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: Mortgage rates drop amid increased market uncertainty as Russia’s bombardment of Ukraine escalates

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Lucky home buyers will have the chance to lock in low interest rates just ahead of the most popular season to purchase a house.

The average rate for the 30-year fixed-rate was 3.76%, down 13 basis points from the previous week, Freddie Mac
FMCC,
-3.58%

 reported Thursday. One basis point is equal to one-hundredth of a percentage point. It’s major shift from just a few weeks earlier when the average rate for the 30-year loan jumped to the highest level since May 2019, close to 4%.

The 15-year fixed-rate mortgage, meanwhile, dropped to 3.01%, falling 13 basis points over the past week%. The 5-year Treasury-indexed adjustable-rate mortgage averaged 2.91%, down 7 basis points from the previous week.

Markets still expect the Federal Reserve to move forward with an interest-rate hike later this month. On Wednesday, Federal Reserve Chairman Jerome Powell signaled he will support a 25 basis point rate hike — the first in a series of hikes this year. He noted that the Ukraine crisis was adding to inflationary pressure, despite the market volatility.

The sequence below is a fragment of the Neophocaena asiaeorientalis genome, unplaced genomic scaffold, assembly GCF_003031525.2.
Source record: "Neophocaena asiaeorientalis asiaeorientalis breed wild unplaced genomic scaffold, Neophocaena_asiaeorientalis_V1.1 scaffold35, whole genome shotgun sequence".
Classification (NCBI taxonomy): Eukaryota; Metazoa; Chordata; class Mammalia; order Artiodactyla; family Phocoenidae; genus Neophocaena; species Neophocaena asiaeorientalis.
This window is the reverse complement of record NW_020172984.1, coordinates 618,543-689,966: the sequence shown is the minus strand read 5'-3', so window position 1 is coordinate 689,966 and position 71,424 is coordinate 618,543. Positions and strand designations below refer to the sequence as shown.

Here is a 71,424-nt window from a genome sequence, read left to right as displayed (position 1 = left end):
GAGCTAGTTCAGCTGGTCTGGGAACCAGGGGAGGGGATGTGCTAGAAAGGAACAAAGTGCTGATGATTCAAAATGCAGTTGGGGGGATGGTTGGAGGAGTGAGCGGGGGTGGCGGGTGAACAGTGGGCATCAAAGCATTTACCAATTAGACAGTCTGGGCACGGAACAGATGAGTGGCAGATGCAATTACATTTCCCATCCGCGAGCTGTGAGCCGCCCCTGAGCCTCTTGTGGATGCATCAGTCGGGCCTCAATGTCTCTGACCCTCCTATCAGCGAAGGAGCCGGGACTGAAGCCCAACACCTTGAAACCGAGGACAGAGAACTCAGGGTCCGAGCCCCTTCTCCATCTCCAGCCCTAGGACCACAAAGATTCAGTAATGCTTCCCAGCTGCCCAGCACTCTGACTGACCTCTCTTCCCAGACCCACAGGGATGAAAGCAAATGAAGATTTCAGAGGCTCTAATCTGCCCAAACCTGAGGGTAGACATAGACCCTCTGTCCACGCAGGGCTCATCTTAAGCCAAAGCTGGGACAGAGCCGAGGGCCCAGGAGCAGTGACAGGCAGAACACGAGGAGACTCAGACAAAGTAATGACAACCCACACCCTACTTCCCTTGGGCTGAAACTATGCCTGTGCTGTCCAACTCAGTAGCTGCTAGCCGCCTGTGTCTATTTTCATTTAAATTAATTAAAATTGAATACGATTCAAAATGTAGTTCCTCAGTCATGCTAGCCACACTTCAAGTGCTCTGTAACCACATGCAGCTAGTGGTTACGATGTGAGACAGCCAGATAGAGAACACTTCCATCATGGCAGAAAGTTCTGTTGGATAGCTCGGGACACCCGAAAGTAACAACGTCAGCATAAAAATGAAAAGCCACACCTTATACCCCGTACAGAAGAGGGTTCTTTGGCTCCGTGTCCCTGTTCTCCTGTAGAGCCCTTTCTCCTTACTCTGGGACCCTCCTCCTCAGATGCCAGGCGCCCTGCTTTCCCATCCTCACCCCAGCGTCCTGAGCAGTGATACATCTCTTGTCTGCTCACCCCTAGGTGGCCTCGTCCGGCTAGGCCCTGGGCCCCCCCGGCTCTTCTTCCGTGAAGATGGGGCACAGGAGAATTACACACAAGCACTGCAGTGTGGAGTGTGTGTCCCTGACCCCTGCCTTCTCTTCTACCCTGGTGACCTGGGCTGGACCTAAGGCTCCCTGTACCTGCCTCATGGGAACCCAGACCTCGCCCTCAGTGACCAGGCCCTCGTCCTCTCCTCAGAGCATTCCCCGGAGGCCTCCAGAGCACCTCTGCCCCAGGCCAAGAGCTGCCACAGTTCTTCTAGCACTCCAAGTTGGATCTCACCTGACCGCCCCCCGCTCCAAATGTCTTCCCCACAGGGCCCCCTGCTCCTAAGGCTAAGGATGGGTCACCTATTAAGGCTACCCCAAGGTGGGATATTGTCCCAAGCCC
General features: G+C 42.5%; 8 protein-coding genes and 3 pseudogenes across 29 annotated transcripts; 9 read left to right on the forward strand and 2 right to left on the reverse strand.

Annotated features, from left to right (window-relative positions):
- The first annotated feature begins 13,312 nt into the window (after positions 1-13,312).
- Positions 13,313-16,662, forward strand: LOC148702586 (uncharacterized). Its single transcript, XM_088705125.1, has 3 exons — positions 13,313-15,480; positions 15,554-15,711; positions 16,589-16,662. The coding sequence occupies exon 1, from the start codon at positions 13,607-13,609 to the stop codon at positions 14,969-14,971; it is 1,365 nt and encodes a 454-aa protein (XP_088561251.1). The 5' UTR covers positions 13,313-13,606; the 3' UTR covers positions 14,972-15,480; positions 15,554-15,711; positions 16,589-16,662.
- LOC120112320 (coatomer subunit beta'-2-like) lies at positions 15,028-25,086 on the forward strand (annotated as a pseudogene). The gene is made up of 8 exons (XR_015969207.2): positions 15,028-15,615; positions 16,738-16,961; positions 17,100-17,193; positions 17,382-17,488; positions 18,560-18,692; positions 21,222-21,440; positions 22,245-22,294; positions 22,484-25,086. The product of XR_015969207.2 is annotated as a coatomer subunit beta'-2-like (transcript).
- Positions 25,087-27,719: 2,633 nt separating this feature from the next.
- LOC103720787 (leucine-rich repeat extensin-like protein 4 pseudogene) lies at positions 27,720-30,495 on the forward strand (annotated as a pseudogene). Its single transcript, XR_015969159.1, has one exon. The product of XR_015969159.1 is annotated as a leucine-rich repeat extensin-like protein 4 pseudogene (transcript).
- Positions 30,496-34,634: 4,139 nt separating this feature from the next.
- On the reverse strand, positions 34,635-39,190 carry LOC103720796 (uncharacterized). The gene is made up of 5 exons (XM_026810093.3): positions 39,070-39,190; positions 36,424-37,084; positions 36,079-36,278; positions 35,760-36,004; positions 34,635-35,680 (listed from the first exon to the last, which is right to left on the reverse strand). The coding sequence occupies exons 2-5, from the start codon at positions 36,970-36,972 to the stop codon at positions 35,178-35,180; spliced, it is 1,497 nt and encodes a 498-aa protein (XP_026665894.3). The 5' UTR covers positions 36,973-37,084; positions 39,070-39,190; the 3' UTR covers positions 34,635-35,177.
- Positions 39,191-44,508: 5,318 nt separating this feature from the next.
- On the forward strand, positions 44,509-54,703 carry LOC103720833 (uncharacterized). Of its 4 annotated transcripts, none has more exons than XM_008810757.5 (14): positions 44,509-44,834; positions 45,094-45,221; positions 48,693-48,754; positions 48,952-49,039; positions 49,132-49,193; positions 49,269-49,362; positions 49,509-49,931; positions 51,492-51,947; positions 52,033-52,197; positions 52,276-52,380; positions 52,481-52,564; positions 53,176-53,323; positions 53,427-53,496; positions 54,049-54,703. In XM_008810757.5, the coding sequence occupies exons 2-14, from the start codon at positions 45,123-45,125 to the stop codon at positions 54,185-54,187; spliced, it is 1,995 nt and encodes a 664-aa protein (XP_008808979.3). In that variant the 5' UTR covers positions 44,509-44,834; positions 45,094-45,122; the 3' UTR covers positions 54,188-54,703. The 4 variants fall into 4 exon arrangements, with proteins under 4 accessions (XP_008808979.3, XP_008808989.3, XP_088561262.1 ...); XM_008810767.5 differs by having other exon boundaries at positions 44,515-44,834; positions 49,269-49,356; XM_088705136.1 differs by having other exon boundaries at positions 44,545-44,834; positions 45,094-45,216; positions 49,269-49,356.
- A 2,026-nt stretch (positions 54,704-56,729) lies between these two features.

“It is not going to help at all with supply chains, because ships are not being offloaded,” Powell said.

“‘ While inflationary pressures remain, the cascading impacts of the war in Ukraine have created market uncertainty.’”


— Freddie Mac chief economist Sam Khater

How mortgage rates respond is not certain. The Federal Reserve controls short-term interest rates, whereas mortgage rates typically track the direction of long-term bond yields, including the 10-year Treasury. Assumptions about the Fed’s interest-rate policy can be baked into the movements of Treasuries and mortgage rates, but other factors also weigh on them.

Currently, concerns surrounding the Russian invasion of Ukraine and the resulting geopolitical fallout pushed rates lower, in line with U.S. Treasury yields, Freddie Mac chief economist Sam Khater said in the mortgage rate report.

“While inflationary pressures remain, the cascading impacts of the war in Ukraine have created market uncertainty,” Khater said.

The relief from rising interest rates may end up being short-lived, but it’s a rare silver lining for home buyers as they stare down what looks set to be another competitive spring home-buying season. Data from Realtor.com indicates that the typical home is currently selling within 47 days on average, with listing prices for homes hitting record highs as of February. And although mortgage rates have fallen, they still remain well above the lower levels seen a year ago.

“Surging prices and higher rates are creating challenges for first-time buyers looking for a home, causing them to make difficult choices in light of higher monthly costs for food, gasoline, clothing, cars and health care,” said George Ratiu, manager of economic research at Realtor.com.

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